With broadcasting news networks working around the clock it’s no wonder that one little breastfeeding incident lands itself on the plasma digital flat screen of every T.V in the entire country. The topic of women being asked to leave swimming pools and restaurants because they breastfed their babies in public is absurd to me. Have we got nothing better to do than complain about the most natural thing in the world? As a new mother I share the intimidation of breastfeeding in public with a large number of other women. If I feed my baby at a restaurant I wonder, will some nut job pop out of the carpet floor, storm up to my dinner table and blast me for my indecency? The amount of mothers I’ve spoken to that have been humiliated breastfeeding is frightfully high. What strikes me as odd is that more often than not, the accuser is another woman. This to me suggests that we are our own worst enemy.
What happened to the sisterhood? Where women understood one anothers concerns and supported them during the hard times.
Let me tell you, breastfeeding a 6kg wiggly baby that paddles their little chubby legs mid-air while you’re trying to discretely get your breast out of one side of your dress has got to be one of the most awkward things to do and yet, as women, we manage to do this and then finish, while still talking to our companion, with a tilted smile and a hint of grace. This large amount of effort allocated to making a meal for a human with our own body and then feeding them without a fork, spoon or plate should praised! not criticized. I find a light muslin wrap helps to conceal the apparently offensive body part but it tends to slip from side to side as my son, who has the strength of a mid-sized crocodile, wrestles around for the twenty minutes it takes to settle him down. He enjoys popping his head up to say hi frequently and although very, very cute, it adds to the difficulty of trying to not offend people who shouldn’t be looking at me breastfeeding anyway.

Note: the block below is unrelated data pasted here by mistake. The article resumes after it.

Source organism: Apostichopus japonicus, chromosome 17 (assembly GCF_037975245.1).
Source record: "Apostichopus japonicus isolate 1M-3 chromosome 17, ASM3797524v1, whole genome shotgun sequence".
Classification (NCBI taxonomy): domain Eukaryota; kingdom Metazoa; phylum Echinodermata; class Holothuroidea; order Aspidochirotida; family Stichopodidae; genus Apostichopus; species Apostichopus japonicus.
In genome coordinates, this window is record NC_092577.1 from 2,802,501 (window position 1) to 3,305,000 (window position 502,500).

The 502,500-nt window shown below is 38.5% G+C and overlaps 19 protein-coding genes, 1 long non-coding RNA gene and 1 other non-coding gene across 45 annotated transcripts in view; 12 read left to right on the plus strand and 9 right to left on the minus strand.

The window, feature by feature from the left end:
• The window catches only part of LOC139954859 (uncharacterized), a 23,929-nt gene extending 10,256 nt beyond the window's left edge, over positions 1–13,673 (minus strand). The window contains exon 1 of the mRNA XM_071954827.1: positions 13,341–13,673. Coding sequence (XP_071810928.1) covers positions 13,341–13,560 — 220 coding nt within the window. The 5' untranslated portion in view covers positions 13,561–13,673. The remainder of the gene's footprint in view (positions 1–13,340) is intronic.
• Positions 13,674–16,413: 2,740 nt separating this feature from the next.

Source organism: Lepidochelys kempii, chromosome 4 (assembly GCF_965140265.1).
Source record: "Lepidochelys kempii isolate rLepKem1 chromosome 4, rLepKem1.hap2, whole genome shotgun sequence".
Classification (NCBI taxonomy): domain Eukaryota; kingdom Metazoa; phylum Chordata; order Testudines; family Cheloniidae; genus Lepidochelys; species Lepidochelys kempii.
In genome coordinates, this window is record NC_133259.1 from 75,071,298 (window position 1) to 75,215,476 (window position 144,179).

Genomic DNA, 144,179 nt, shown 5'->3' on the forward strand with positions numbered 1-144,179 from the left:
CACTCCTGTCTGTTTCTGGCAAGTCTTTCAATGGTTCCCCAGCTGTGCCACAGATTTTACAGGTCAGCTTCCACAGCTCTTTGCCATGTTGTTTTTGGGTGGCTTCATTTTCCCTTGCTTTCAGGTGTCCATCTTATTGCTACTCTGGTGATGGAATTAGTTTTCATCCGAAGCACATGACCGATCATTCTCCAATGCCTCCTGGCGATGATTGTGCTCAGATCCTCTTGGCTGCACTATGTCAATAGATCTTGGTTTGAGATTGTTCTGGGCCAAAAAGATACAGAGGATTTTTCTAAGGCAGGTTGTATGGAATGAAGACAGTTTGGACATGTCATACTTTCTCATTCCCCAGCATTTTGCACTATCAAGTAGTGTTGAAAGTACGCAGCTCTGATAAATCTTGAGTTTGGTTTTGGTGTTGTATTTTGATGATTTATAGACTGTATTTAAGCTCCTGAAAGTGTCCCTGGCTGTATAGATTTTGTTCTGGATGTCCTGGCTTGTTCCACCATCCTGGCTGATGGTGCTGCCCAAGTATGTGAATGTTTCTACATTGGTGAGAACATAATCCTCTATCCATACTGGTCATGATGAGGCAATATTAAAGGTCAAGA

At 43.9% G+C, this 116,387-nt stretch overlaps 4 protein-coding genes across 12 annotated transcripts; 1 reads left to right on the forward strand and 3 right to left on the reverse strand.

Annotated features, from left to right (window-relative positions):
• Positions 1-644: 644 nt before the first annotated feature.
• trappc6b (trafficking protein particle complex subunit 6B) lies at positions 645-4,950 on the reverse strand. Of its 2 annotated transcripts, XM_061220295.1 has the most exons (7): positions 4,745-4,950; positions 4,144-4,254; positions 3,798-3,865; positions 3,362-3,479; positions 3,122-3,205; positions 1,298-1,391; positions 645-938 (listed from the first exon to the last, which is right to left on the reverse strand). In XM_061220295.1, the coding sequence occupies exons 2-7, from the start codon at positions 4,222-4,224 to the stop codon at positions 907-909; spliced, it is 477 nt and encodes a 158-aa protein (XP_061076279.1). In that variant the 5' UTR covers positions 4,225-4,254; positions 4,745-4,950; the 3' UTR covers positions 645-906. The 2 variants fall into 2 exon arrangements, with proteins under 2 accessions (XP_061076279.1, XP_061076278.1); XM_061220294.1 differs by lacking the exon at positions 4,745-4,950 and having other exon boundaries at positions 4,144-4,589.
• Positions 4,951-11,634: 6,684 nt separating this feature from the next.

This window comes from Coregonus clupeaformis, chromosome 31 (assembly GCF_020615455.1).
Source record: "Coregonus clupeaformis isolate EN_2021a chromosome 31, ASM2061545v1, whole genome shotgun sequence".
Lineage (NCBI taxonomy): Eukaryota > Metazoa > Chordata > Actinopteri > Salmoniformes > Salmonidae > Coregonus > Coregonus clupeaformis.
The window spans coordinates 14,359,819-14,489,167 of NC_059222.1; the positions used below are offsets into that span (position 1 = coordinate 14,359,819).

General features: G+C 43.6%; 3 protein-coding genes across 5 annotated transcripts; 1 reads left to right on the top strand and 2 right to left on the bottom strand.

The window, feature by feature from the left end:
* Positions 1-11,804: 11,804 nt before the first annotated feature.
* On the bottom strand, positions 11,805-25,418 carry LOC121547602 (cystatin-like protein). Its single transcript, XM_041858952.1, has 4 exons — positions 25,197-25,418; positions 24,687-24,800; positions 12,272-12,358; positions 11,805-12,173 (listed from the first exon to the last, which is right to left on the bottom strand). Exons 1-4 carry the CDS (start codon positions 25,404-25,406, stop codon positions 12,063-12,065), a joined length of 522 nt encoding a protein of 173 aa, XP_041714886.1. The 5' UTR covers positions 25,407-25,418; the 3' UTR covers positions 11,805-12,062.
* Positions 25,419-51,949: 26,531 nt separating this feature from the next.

This is the reason why I cancel more plans than I should to meet up with friends for coffee and meals. It just seems easier to swap dinner at a restaurant for Chinese take-away. I sometimes feel condemned to the quarters of my own home for the duration of my breastfeeding period to alleviate any stress I can, while I adapt to being a new Mum. I can understand why many women scrap the breast for the good old formula. It’s just too bloody hard to appease the myriad of opinions drifting through the public sphere. The only reason I haven’t succumb to the temptation myself is because I know how good the breast milk is for a child’s development and I feel that supporting women who aim to give their child the primary source of nutrients, should be in anyway accommodated.
The effort women go through in order to support their child should be encouraged and acceptance of whipping the breast out, for no other reason other than to feed a baby should be solidified within society. It should be up to the individual to tend to their child’s needs in a way that is suitable to them. By treating breastfeeding Mums as felons, women often avoid the healthy process of breastfeeding and this is unfair to both mother and child. Instead of focusing on women breastfeeding in public, people should divert their attention to more pressing issues, such as children dying from starving and malnutrition. Maybe then, the world will become a greater place.
By Nikki Heindl – Her Life